Welcome to the future of human resources.

Although AHRI is turning 70 this year, the sector can be likened to a seasoned mid-career professional with a bright path ahead.

The industry has been through growing pains and has emerged confident, strong and equipped with the tools to lead, says Rhonda Brighton-Hall (FCPHR), general manager of human resources at the retail arm of the Commonwealth Bank of Australia.

“We got caught up in trying to be a partner … and then we kept talking about getting a seat at the table.

“Now our focus is ‘we assume that we have a seat at the table, but what are we going to do with it?’

We are confident now.”

Hire under fire

Much has changed in 70 years in the workplace and the greater socio-economic environment.

In 1943, women were flooding into workplaces around Australia to fill the void left by men drawn into the war effort.

At St Marys Munitions Filling Factory in NSW, Australia’s first wartime personnel officer was appointed, tasked with tackling absenteeism and lifting morale.

Government-trained welfare officers were soon installed in other workplaces and before the year was up, those officers began meeting, first in Victoria and then NSW, forming the Personnel and Industrial Welfare Officers Association.

In the 1950s, AHRI’s predecessor, the Institute of Personnel Management of Australia (IPMA) was born, and by 1967 the organisation had 1000 members, with 12 per cent possessing a university degree.

New phase, new phrase

By the 1980s the term “human resources” had entered common vernacular, and IPMA members were increasingly tertiary-educated – 61 per cent were degree-qualified, largely thanks to the organisation encouraging university and diploma courses in the 1970s.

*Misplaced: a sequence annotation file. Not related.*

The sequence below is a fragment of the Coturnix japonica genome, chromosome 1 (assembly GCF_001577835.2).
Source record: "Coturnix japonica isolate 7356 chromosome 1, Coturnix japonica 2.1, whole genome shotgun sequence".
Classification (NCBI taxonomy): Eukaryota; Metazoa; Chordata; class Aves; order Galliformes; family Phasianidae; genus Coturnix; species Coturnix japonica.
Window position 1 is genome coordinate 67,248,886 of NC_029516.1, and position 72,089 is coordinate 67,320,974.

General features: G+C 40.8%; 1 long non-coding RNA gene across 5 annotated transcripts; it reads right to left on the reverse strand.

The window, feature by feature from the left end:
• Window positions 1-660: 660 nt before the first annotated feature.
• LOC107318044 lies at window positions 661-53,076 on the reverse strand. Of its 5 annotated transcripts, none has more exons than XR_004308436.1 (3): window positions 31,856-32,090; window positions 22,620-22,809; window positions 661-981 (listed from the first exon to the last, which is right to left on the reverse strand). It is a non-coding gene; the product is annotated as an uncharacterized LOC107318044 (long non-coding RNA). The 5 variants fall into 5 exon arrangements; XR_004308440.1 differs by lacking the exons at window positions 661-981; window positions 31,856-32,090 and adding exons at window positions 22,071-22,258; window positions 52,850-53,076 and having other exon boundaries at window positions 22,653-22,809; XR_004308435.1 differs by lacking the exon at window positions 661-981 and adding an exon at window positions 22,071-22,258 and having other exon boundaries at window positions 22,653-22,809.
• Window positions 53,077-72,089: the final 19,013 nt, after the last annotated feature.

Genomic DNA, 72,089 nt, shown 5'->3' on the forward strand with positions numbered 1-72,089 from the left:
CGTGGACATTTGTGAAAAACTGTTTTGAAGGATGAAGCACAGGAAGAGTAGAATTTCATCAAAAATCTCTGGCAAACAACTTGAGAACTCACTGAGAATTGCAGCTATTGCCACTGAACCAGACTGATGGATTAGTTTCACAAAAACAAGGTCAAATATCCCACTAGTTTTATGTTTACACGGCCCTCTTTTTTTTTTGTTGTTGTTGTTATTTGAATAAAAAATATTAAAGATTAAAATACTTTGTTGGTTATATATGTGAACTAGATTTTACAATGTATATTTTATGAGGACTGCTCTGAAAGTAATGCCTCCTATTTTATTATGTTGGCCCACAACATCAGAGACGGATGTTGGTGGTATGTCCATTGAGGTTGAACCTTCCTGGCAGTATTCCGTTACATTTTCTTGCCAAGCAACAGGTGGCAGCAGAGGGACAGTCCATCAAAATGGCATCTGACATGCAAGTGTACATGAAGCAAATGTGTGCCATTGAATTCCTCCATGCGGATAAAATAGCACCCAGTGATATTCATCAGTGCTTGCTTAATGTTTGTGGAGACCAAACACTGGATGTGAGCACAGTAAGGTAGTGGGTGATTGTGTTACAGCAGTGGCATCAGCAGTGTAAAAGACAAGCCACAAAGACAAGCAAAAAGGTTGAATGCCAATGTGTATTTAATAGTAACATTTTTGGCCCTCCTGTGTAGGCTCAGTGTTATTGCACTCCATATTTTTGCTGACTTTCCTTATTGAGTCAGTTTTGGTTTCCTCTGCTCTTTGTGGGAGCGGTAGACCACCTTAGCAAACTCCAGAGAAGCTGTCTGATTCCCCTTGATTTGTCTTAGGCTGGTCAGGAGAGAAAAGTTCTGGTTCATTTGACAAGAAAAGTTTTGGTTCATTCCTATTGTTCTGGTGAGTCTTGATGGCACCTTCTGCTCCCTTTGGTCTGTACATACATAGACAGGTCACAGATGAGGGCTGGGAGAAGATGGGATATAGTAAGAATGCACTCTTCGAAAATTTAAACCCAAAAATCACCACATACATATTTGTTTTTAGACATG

With the turn of a new decade, the hunt was on to find a new name for the organisation, one that truly reflected the changes taking place in the profession, which had moved from being a people-supply and administrative role to an active business partner.

The Australian Human Resources Institute (AHRI) was the winning choice from a competition.

AHRI Life Fellow Jim Bailey (FAHRILife), a director at Bailey, Shaw & Partners, was the inaugural president of AHRI and he oversaw its transition from the IPMA in 1992.

Strategic partner

By 2003, AHRI’s membership had reached 11,000 and the profession, alongside the greater business world, was rapidly changing.

Human resources has moved from an administrative function to a key contributor to business strategy, says Amanda Mostyn, executive general manager of people and development at the Australian Stock Exchange.

“You can’t just be rolling out the same old programs every year,” she says. “If you really want to work up to a strategic level, you have to be quite multi-skilled.”

The present – all a twitter

AHRI chairman Peter Wilson says today’s social media, new technologies and mobile devices are a chance to add even more value for members.

“We’ve seen enormous growth in the delivery of services electronically,” Wilson says. “We used to be in eight capital cities, now we’re in 40 cities around Australia.”

Wilson says workers are seeking greater flexibility and business is being confronted with more burdensome regulations and higher business standards.

As younger professionals take up greater responsibilities, a vibrant, nimble industry body of 21,000 members will back them, he says.